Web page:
War on poor? Testing for drug use allows for chance to change lives
It is not really all that surprising that NAACP president the Rev. William Barber is running around the state presenting the position that certain pieces of legislation before the General Assembly have "declared war on the poor."
It is in his best interest to say that -- and it is catchy, too.
But it is also untrue -- and a sad commentary on what debate in this country has become -- nothing more than half-truths and shock value arguments.
Finding out if welfare benefits are going to drug addicts -- and requiring those who receive government benefits to stay clean, especially if they are caring for children -- is not a draconian measure designed to target the poor and downtrodden.
It is a reality check -- and a chance to perhaps save a life.
There are many other ways that society looks for those who need help in this regard. Many employers require drug testing -- both before and during employment. Some workers are helped because they are identified in this manner -- before their lives and families are destroyed by drugs or alcohol. Others get a wakeup call they desperately need.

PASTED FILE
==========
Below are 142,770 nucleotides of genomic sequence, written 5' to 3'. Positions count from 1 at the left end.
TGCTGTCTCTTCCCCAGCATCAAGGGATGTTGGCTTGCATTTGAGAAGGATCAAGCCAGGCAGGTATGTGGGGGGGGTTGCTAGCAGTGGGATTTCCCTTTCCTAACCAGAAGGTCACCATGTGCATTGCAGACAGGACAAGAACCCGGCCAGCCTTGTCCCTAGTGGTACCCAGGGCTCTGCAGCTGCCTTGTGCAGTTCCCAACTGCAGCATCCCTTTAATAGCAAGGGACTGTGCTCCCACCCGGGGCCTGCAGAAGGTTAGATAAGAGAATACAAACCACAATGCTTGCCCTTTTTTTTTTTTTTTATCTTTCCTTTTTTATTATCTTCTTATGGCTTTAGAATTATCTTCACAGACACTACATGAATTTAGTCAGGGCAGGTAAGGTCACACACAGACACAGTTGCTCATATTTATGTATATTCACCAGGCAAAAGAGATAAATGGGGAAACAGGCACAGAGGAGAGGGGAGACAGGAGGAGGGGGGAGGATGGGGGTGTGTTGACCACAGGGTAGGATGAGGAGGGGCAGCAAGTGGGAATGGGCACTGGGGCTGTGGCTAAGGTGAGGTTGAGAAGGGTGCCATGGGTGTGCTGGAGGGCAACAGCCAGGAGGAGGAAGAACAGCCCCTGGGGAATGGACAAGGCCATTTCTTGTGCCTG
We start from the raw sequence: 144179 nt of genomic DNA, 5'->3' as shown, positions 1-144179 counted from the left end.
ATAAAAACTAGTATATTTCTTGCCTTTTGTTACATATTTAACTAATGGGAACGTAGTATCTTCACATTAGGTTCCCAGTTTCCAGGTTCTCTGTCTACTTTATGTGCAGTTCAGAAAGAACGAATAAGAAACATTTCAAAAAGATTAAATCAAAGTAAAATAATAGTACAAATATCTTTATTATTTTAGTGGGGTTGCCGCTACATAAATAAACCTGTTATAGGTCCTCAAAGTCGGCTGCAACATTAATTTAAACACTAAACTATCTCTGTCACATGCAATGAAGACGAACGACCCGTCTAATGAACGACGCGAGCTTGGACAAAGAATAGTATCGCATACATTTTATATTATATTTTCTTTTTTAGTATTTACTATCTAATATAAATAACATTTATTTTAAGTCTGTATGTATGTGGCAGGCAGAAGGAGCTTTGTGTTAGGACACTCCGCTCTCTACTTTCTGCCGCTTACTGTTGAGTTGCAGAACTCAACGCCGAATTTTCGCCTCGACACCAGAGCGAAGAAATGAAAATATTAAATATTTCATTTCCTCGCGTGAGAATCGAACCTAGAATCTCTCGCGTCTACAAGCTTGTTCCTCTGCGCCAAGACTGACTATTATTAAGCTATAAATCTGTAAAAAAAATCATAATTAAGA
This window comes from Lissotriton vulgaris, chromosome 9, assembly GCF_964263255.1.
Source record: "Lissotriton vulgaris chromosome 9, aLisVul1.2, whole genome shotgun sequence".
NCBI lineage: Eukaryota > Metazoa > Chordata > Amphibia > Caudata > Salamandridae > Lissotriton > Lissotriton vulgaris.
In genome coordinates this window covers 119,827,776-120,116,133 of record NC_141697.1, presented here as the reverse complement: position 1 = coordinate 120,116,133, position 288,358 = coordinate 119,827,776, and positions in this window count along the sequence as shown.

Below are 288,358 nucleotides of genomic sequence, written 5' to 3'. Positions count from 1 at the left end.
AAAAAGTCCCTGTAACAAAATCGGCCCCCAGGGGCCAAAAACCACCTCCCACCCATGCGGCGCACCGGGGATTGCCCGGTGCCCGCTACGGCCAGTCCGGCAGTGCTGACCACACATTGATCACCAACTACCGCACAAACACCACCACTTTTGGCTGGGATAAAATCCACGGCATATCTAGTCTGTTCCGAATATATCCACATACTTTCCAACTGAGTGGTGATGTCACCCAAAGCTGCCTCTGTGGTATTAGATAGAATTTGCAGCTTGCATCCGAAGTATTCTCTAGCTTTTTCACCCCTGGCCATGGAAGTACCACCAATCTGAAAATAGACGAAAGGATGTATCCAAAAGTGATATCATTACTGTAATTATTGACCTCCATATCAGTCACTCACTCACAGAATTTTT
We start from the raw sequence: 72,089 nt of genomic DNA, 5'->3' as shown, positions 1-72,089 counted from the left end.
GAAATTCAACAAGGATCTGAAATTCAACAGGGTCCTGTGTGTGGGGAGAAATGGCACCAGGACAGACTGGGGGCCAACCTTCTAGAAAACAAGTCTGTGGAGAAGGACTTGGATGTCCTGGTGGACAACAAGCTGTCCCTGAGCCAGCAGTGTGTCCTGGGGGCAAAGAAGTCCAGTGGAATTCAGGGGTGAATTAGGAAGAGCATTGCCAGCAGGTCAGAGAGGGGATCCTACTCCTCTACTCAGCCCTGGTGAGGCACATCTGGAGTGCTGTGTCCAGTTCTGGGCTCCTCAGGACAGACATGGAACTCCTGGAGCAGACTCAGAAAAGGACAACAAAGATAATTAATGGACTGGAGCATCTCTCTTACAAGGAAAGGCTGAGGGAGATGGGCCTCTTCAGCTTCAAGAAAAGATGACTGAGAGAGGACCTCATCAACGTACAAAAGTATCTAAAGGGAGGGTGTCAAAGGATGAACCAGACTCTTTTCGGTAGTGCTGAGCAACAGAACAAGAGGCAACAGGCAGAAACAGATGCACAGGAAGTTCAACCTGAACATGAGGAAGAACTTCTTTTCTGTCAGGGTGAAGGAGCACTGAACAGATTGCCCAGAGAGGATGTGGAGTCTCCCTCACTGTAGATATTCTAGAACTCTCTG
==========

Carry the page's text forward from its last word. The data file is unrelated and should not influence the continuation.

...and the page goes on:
And we as a society have a vested interest in having this information, too. Whom do you think pays for the consequences of adults who use and the children they produce?
Just look around and you will see what happens when children are forced to make their way through life after living in a home with a drug-addicted parent.
Requiring a test holds those who are taking assistance from the government -- and , in turn, your tax dollars -- accountable. It is the same responsibility that goes along with receiving a paycheck from a company. There are standards that have to be met -- and rules that are to be followed.
That is not an attack -- it is a means to inspire people to take responsibility for themselves and to chart a new course.
And that cannot be all bad.
Published in Editorials on April 24, 2013 10:53 AM